I mounted the MarkAudios behind the routed holes in the board behind the marquee, dampened the board with Dynamat Xtreme, and then mounted a 4 pin XLR above the light and ran Kimber TCSS wiring from the speakers to it, that way it’s one quick, easy locking connection to attach a 4 pole speaker cable to the back rather than four binding posts... it's just a cleaner look with less fuss. Below is the rear of the marquis area with the four pin XLR connector and a handsome litz braid of Kimber TCSS wire. The wire is 19 gauge thick, which is is ample for the application.
|Custom 4 pole speaker cable connected via XLR|
Once all these
items were secured in place, getting the plexi and graphic to stay put as I
closed the unit was a doozy. I ended up putting very small pieces of electrical
tape on the top and bottom of the plexi glass to hold the pieces sandwiched together,
then slowly slipped them into place. The tape is hidden by the routed wood
area, so no worries there.
|Testing the backlight on the marquis|
The monitor was the last think I needed to situate before
pulling everything together. RecRoom Masters recommends a 27” monitor that has
screw holes facing the back and connectors that face downward for the sake of
clearance. You could obviously use something else if you wanted, but you’d have
to modify the board that it mounts to. I chose a Viewsonic VA2703 monitor, it
was the only one I could find that fit all the criteria. You can find these
going for as low as $180 refurbished to $230 new, so not a tough investment.
Once the top part of the cabinet has all the goodies in
place, it can be a bit heavy. I’d recommend a second hand to help pick it up
and put it in place, then do some final tightening of the bolts (but not too
tight, they can cause the graphics to buckle).
One everything is put together, you have ample cabinet space
in the back to put a PC and whatever else you need. I added a little wifi
antenna unit and my purpose-built Gainclone amplifier and USB DAC, who’s
switches are easily accessible from the front of the unit when opening the coin
Below is my hand-built Gainclone amplifier from ChipAmp based on the LM3886. I built this nice and small specifically to go into the arcade cabinet. It puts out 68 watts which is more than ample for the 4" Mark Audio drivers. Within it is a USB DAC (the GrubDAC) which converts a USB digital signal to analog before the amplification stage. I installed a little switch and pair of RCAs so analog inputs could be used as well. To see more about this build, go here
|Hand-made Gainclone / Chipamp 68 watt amplifier|
The PC inside uses a small form factor case by Rosewell - The Legacy U3-B, with a low power Intel i3 so it doesn't generate too much heat. You can see more details on the case and PC here
|Rosewill Legacy U3-B|
Below are photos of the completed cabinet in all its glory:
|Keyboard drawer open|
Below is the slide-out keyboard tray that holds a full-size keyboard and mouse. I chose a Corsair Raptor K30 which has the nice light-up red keys, and the mouse is a laptop wireless unit from Microsoft. You can actually control the cursor using the track-ball, but it's a little slow.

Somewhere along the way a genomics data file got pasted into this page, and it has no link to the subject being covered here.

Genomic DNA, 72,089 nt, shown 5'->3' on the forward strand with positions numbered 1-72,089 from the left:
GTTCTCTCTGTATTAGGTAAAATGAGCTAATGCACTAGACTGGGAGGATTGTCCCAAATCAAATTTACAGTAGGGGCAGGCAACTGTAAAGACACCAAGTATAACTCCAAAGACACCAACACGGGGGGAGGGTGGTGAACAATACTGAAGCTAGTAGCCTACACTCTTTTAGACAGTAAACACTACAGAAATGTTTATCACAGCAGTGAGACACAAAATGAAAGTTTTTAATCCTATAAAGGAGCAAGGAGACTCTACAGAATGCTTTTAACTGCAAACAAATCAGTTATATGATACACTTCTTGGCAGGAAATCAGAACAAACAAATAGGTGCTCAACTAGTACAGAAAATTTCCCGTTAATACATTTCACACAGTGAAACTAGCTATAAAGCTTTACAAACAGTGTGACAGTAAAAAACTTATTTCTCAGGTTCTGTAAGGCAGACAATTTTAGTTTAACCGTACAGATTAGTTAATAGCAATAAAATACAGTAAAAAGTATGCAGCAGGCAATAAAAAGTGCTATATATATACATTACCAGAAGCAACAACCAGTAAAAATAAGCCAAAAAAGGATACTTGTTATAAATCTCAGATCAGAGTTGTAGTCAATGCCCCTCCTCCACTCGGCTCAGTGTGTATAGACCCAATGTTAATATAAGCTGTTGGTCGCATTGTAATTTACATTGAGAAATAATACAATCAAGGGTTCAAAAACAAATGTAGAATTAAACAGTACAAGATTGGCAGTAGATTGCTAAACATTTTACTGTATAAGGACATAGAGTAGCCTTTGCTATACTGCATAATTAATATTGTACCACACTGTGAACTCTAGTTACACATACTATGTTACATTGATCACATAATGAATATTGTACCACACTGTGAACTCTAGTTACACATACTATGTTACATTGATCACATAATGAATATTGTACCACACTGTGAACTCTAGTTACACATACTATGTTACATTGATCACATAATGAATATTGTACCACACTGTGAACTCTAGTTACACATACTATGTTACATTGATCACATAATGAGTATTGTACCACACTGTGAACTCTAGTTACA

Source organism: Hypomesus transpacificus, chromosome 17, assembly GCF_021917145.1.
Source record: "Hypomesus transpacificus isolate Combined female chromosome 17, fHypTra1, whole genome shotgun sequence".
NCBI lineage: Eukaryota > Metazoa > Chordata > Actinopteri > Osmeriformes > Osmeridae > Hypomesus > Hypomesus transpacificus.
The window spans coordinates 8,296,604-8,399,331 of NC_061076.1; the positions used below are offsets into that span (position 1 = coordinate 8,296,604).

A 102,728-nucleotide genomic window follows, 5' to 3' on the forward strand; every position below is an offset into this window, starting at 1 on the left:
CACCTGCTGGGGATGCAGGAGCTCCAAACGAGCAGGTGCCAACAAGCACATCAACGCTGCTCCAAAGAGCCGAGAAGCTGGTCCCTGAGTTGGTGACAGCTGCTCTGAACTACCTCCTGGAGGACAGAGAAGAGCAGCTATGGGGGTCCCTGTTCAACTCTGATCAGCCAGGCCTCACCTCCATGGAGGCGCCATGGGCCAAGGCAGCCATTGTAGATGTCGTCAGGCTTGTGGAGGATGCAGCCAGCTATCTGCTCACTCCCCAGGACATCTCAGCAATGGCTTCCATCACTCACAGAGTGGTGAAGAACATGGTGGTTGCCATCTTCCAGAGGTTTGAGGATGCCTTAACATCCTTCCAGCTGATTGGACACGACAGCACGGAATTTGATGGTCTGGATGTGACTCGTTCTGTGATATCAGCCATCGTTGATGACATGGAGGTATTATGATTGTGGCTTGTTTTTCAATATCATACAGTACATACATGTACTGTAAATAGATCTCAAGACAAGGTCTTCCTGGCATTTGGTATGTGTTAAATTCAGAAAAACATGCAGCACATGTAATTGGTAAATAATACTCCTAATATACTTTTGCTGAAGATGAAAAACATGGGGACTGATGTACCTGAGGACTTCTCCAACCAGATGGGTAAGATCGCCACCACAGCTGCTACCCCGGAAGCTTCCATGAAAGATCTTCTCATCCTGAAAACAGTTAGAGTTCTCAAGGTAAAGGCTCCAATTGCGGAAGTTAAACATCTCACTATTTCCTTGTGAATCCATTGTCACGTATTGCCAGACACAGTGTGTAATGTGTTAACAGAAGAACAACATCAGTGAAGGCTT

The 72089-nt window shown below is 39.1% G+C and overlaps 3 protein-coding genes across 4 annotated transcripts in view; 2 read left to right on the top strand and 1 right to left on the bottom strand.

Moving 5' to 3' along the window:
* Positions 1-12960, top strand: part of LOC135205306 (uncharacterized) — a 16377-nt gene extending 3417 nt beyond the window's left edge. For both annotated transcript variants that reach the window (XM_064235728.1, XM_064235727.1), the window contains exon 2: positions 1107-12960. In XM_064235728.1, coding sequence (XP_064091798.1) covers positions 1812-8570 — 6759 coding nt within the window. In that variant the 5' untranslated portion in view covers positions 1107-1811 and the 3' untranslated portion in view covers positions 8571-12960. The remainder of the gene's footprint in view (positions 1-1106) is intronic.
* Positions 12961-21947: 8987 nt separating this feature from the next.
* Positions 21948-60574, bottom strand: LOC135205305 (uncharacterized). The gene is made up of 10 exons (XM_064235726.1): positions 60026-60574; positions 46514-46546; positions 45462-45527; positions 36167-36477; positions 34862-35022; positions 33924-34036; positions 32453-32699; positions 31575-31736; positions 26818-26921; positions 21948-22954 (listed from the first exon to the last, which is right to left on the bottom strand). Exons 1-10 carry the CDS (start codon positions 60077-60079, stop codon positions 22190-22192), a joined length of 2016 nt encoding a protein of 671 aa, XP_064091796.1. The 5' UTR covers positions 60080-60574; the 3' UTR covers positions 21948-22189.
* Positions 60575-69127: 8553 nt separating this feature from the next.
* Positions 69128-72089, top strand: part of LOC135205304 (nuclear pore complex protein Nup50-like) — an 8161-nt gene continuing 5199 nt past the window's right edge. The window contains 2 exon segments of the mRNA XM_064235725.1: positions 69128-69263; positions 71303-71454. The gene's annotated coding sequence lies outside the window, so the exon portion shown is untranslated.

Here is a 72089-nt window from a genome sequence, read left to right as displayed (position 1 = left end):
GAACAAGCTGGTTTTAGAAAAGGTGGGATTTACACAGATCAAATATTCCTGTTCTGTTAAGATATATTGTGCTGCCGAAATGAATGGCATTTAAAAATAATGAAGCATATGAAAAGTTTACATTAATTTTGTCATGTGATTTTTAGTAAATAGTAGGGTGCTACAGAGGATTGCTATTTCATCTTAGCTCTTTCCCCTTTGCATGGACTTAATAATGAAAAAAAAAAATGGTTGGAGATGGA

|Close-up of the keyboard tray|
|With keyboard tray closed|
For the cost, the Xtension is amazing. You’re not going to
find a better product out there for the price. That being said, there are a
couple of areas that you could make some tweaks or mild improvements if you
wanted to put a little more money into the project. I picked up a longer 24”
light for behind the marquee that was less deep to give more room for the
speakers. I also mounted a small black
kitchen knob on the keyboard area, as it can be a little stubborn to open
without one. Another thought is that you could mount a higher end drawer slide
that extends a bit further for better access to the keyboard.
Hope you enjoyed the post. As always, if you are in need of some custom audio cabling to take your rig to the next level, contact Zynsonix Audio
. Custom work is a Zynsonix specialty, even if you need a 4 pin XLR speaker cable for the back of an arcade cabinet ;)
The Fine Print: The above steps detailing the building of an arcade cabinet are for entertainment purposes only, and should not be used as directions / instructions. The owner of this blog and all associated parties can not / will not be held responsible if you attempt the process posted and cause physical harm to yourself, your surroundings or your property. Zynsonix Audio does not have any affiliation with X-Arcade, Recroom Masters, or any of the other companies mentioned above.
Do you still have the artwork files for the cabinet? I would like to have mine be very similar. Looks awesome! ThanksReplyDelete
Hi Jester, I believe I do, let me know your email and I'll get them to you.ReplyDelete
Hello. I want to request if you still have the artwork. Please forward it to firstname.lastname@example.org. ThanksDelete
Sorry Johnny, it was on an old computer I no longer have. Maybe check with RecRoom Masters to see if they have something similar.Delete
Very nice. Im inspired to build one myself. How's the bass with the full range drivers? coz without over the top bass, its not an authentic arcade experience :)ReplyDelete
The MarkAudios are very balanced sounding. You'd definitely want to add a powered subwoofer if big bass if your objective. There's a decent amount of room in the base for various solutions. Check out PartsExpress.com for ideasReplyDelete
I also am trying to build this x tension arcade.ReplyDelete
Since you have the x arcade tankstick with TrackBall, could you provide me the dimension of the top flat panel diagonal length, so i know how long i need to cut out the mdf to let the joystick fall in its place
Good Morning. I wonder if you have to send the measures or the manual thatXtension Arcade Cabinet.ReplyDelete
I'm afraid I no longer have the manual. Did you try reaching out to rec-room masters for the dimensions?ReplyDelete